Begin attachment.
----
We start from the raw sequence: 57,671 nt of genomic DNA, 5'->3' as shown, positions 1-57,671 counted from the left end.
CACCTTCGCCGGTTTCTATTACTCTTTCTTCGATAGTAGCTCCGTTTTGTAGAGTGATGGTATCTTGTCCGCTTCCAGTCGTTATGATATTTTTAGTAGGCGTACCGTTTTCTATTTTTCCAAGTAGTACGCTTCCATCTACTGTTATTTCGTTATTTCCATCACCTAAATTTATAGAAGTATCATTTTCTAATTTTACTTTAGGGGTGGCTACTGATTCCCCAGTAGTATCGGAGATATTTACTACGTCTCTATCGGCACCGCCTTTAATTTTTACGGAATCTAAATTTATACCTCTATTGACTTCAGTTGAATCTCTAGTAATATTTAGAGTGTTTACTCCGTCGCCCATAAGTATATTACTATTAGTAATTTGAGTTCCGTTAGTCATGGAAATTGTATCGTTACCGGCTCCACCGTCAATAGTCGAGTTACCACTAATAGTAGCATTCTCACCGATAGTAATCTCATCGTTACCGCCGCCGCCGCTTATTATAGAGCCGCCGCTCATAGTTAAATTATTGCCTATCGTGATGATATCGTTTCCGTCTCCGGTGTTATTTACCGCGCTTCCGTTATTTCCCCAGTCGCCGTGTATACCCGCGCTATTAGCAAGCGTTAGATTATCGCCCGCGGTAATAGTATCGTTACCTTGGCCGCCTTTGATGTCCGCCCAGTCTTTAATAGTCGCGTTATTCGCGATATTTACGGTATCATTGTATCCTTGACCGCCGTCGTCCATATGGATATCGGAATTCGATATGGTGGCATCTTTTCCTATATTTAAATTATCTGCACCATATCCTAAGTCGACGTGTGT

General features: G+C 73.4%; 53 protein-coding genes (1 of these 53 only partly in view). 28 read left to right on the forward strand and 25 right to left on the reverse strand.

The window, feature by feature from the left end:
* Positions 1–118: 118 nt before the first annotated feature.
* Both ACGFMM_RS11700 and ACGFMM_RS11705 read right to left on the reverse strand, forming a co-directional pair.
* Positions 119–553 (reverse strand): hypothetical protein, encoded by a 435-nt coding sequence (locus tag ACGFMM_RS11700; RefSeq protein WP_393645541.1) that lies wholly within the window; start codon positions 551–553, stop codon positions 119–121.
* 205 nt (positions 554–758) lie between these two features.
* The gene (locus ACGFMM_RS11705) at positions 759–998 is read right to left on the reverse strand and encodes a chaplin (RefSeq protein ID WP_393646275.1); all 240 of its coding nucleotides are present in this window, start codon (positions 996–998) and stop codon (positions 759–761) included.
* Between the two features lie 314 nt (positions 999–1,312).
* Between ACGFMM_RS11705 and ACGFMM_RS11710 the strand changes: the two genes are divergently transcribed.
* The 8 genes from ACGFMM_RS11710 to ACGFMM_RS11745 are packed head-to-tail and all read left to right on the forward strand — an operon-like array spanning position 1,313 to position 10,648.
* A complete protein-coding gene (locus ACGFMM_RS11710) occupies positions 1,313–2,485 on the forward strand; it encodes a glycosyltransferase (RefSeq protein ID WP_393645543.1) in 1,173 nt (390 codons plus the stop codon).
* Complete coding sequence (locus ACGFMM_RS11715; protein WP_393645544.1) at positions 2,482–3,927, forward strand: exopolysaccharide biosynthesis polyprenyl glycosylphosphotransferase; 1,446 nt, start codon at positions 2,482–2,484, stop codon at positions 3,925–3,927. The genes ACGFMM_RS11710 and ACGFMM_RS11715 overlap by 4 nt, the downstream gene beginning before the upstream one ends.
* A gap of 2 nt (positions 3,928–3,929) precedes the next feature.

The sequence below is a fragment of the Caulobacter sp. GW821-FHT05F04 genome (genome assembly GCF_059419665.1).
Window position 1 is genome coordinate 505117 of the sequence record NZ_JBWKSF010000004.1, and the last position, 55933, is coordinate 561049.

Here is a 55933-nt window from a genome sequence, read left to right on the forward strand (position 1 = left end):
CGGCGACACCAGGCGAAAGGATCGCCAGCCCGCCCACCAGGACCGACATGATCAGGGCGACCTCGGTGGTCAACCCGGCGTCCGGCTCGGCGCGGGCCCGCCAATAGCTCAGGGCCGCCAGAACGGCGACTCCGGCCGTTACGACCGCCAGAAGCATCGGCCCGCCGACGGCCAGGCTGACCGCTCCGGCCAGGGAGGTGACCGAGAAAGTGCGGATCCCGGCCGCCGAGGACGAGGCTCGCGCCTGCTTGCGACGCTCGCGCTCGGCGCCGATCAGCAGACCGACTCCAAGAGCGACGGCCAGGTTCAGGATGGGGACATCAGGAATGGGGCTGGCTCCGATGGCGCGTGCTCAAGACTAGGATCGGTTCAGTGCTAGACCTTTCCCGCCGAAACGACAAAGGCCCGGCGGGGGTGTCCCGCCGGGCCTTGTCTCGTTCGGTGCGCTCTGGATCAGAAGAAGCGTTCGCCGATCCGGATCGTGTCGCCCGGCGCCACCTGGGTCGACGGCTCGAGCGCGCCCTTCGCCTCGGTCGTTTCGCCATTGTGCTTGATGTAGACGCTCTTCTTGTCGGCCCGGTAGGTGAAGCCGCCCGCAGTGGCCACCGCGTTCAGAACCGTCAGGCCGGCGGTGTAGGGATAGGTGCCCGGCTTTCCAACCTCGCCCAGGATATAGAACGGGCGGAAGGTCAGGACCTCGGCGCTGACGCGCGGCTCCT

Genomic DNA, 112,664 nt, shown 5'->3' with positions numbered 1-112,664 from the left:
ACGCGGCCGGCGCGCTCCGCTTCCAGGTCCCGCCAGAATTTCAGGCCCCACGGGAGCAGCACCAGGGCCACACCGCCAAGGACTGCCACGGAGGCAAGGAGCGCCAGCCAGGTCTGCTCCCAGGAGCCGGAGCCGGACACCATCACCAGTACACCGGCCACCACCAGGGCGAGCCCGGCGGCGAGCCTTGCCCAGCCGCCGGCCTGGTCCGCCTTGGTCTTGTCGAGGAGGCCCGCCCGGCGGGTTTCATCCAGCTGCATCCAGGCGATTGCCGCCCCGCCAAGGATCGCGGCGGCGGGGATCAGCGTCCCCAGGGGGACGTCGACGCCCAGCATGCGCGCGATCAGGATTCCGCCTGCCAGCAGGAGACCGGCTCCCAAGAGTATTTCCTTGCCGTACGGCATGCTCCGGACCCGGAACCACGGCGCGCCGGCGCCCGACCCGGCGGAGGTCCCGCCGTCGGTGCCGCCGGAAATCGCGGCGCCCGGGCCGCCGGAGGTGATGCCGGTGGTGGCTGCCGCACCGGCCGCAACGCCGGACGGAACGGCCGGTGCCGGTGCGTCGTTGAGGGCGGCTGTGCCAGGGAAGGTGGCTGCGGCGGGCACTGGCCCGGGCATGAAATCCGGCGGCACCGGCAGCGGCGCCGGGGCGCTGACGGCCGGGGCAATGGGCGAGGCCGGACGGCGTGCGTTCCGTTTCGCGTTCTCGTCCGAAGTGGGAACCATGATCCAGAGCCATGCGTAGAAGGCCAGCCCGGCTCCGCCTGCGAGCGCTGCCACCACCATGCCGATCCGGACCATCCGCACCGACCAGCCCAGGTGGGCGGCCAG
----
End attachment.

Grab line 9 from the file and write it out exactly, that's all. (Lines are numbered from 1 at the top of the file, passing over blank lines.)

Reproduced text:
* The gene (locus ACGFMM_RS11705) at positions 759–998 is read right to left on the reverse strand and encodes a chaplin (RefSeq protein ID WP_393646275.1); all 240 of its coding nucleotides are present in this window, start codon (positions 996–998) and stop codon (positions 759–761) included.